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Lesson Transcript

INTRODUCTION
John:
Hi everyone, and welcome back to UrduPod101.com. This is Absolute Beginner, Season 1 Lesson 25 - The Present Continuous in Urdu. I’m John.
Afrah:
Assalam u alaikum, I'm Afrah.
John:
In this lesson you'll learn how to say things in the present continuous form, for example, "I am doing," "I am saying," and so on.
Afrah:
The conversation takes place in a classroom.
John:
The conversation is between Ali and Sarah.
Afrah:
They are friends, so they’ll be speaking informally.
John:
Let's listen to their conversation.

Lesson conversation

علی:
آپ کیا کر رہی ہیں؟
سارہ:
میں بول رہی ہوں.
علی:
آپ انگریزی میں بات نہیں کر رہی ہیں. استاد سن رہے ہیں!
سارہ:
اوہ، مجھے پتہ نہیں تھا.
John:
Now let's listen to the same conversation at a slow speed.
علی:
آپ کیا کر رہی ہیں؟
سارہ:
میں بول رہی ہوں.
علی:
آپ انگریزی میں بات نہیں کر رہی ہیں. استاد سن رہے ہیں!
سارہ:
اوہ، مجھے پتہ نہیں تھا.
John:
Let's now listen to the conversation with the English translation.
Ali:
Aap kia ker rahi hain?
John:
"What are you doing?"
Sarah:
Main bol rahi hun.
John:
"I am speaking."
Ali:
Aap angrezi mei baat nahi ker rahi hain. Ustad sun rahay hain!
John:
"You're not speaking in English. The teacher is listening!"
Sarah:
Oh, mujhe pataa naheen thaa.
John:
"Oh, I didn't know."
POST CONVERSATION BANTER
Afrah:
You know, in the conversation Ali is reminding Sarah to speak in English.
John:
Yes, is that normal in Pakistani schools?
Afrah:
In a way, yes, because a lot schools teach English.
John:
So they're like international schools?
Afrah:
Well, not quite. Most local schools are also structured to hold classes in English. We're talking not only about special English classes once a day, but actually teaching every subject in English.
John:
What about Urdu then?
Afrah:
Well, of course, they have Urdu classes too.
John:
I see.
VOCAB LIST
John:
Let’s take a look at the vocabulary from this lesson. The first word is...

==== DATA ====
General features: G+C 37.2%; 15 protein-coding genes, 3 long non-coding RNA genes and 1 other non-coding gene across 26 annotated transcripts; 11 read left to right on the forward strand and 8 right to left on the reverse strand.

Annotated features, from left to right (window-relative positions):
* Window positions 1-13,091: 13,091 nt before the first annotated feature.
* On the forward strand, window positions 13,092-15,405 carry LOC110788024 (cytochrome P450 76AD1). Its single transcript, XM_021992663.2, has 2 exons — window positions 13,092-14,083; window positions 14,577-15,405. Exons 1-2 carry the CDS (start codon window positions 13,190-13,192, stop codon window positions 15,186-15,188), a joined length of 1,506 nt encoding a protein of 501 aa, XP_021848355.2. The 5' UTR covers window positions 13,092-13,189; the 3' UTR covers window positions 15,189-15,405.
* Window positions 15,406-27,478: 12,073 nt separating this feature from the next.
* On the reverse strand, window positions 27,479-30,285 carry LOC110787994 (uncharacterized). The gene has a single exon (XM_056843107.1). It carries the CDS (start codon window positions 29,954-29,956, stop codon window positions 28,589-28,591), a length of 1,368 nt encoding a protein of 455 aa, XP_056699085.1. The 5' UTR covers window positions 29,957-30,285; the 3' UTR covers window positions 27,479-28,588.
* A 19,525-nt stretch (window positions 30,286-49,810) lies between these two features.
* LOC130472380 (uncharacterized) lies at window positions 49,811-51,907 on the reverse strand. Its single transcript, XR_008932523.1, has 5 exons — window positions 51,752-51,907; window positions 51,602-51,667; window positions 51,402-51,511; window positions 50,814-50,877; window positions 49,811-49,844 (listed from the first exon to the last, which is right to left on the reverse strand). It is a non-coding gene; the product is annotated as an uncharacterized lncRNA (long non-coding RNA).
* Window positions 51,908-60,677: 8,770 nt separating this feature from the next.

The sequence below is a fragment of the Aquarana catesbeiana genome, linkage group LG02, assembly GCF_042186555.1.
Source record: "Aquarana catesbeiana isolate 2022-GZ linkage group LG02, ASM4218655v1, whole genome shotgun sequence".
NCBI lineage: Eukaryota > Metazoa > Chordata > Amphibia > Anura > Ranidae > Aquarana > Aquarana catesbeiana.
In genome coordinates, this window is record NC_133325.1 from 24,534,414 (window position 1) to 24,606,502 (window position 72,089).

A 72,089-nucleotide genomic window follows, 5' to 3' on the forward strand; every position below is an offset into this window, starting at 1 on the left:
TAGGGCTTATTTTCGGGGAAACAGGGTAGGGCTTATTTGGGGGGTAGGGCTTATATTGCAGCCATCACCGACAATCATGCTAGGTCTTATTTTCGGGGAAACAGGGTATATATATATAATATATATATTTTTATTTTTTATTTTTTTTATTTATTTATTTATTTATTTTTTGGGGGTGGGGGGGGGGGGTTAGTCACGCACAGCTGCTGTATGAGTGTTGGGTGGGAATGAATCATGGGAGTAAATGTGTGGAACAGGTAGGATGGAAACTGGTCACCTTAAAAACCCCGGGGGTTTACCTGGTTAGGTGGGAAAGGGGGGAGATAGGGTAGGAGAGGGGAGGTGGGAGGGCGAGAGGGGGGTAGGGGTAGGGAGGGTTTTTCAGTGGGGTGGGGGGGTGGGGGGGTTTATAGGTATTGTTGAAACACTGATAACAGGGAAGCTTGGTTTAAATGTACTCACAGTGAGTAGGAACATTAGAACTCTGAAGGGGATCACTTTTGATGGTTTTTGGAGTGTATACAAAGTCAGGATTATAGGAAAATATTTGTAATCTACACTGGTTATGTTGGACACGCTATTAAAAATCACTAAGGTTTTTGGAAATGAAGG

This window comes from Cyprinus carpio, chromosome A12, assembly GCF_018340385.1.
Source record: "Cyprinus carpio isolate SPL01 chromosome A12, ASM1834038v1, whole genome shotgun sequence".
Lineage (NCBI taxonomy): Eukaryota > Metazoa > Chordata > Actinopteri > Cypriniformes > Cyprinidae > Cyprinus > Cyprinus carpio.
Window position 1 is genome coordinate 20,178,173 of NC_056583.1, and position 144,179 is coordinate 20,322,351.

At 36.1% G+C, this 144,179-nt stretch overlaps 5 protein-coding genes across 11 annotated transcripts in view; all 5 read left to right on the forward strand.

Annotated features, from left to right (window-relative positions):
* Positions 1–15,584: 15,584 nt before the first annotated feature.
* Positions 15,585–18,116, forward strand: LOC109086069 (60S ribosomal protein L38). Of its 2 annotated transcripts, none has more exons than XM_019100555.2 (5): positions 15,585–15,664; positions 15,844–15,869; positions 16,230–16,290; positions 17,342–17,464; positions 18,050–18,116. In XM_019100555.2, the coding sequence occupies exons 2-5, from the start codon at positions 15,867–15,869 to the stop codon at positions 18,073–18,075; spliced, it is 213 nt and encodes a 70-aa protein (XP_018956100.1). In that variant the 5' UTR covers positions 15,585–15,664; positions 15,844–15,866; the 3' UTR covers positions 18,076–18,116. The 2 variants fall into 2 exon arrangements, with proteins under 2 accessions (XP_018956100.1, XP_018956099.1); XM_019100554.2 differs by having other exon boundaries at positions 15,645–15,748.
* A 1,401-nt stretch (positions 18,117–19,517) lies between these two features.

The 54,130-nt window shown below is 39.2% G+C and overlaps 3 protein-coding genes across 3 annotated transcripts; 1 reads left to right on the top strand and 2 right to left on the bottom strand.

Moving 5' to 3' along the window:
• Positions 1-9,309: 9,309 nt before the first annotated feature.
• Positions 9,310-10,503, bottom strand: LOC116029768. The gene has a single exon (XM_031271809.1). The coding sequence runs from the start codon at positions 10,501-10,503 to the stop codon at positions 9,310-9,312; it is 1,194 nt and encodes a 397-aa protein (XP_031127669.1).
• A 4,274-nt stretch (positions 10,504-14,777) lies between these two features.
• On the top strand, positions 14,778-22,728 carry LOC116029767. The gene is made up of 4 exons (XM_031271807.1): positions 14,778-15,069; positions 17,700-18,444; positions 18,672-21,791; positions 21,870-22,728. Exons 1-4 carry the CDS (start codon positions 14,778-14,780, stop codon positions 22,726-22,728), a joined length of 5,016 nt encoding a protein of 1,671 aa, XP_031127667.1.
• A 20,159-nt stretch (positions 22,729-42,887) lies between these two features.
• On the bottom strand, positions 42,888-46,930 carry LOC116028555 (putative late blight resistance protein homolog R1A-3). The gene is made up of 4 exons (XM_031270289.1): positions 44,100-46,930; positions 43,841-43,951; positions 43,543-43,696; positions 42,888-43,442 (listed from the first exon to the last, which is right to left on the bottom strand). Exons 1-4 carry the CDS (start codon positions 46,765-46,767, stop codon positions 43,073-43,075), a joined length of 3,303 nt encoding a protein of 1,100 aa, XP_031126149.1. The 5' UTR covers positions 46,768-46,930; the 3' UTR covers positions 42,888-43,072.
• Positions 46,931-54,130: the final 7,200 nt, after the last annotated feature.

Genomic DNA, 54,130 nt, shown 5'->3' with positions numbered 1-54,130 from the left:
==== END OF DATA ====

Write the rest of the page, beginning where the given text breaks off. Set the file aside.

Afrah:
آپ [natural native speed]
John:
you
Afrah:
aap [slowly - broken down by syllable]
Afrah:
aap [natural native speed]
John:
Next we have...
Afrah:
کیا [natural native speed]
John:
what [natural native speed]
Afrah:
kia [slowly - broken down by syllable]
Afrah:
kia [natural native speed]
John:
Next we have...
Afrah:
کر رہی [natural native speed]
John:
doing (feminine)
Afrah:
ker rahi [slowly - broken down by syllable]
Afrah:
ker rahi [natural native speed]
John:
Next we have...
Afrah:
بول رہی [natural native speed]
John:
speaking (feminine)
Afrah:
bol rahi [slowly - broken down by syllable]
Afrah:
bol rahi [natural native speed]
John:
Next we have...
Afrah:
انگریزی [natural native speed]
John:
English
Afrah:
angrezi [slowly - broken down by syllable]
Afrah:
angrezi [natural native speed]
John:
Next we have...
Afrah:
استاد [natural native speed]
John:
teacher
Afrah:
ustad [slowly - broken down by syllable]
Afrah:
ustad [natural native speed]
John:
Next we have...
Afrah:
سن رہے [natural native speed]
John:
listening (masculine, plural)
Afrah:
sun rahay [slowly - broken down by syllable]
Afrah:
sun rahay [natural native speed]
John:
Next we have...
Afrah:
اوہ [natural native speed]
John:
oh
Afrah:
oh [slowly - broken down by syllable]
Afrah:
oh [natural native speed]
John:
Next we have...
Afrah:
نہیں [natural native speed]
John:
not
Afrah:
nahin [slowly - broken down by syllable]
Afrah:
nahin [natural native speed]